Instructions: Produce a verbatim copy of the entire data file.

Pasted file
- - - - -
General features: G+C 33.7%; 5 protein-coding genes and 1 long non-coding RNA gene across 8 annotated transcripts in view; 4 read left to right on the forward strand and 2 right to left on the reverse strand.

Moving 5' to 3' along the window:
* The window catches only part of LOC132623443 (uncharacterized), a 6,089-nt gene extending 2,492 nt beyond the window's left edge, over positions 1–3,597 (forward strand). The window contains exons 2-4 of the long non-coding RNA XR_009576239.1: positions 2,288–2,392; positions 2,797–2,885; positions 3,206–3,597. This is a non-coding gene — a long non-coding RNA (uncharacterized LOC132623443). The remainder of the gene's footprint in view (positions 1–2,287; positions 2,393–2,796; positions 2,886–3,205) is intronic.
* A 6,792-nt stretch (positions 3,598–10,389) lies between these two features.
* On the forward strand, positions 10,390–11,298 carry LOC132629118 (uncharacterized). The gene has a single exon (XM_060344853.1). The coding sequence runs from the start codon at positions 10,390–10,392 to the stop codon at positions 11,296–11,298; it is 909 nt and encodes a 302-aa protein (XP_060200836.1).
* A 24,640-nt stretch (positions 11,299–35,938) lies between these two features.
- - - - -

General features: G+C 33.7%; 5 protein-coding genes and 1 long non-coding RNA gene across 8 annotated transcripts in view; 4 read left to right on the forward strand and 2 right to left on the reverse strand.

Moving 5' to 3' along the window:
* The window catches only part of LOC132623443 (uncharacterized), a 6,089-nt gene extending 2,492 nt beyond the window's left edge, over positions 1–3,597 (forward strand). The window contains exons 2-4 of the long non-coding RNA XR_009576239.1: positions 2,288–2,392; positions 2,797–2,885; positions 3,206–3,597. This is a non-coding gene — a long non-coding RNA (uncharacterized LOC132623443). The remainder of the gene's footprint in view (positions 1–2,287; positions 2,393–2,796; positions 2,886–3,205) is intronic.
* A 6,792-nt stretch (positions 3,598–10,389) lies between these two features.
* On the forward strand, positions 10,390–11,298 carry LOC132629118 (uncharacterized). The gene has a single exon (XM_060344853.1). The coding sequence runs from the start codon at positions 10,390–10,392 to the stop codon at positions 11,296–11,298; it is 909 nt and encodes a 302-aa protein (XP_060200836.1).
* A 24,640-nt stretch (positions 11,299–35,938) lies between these two features.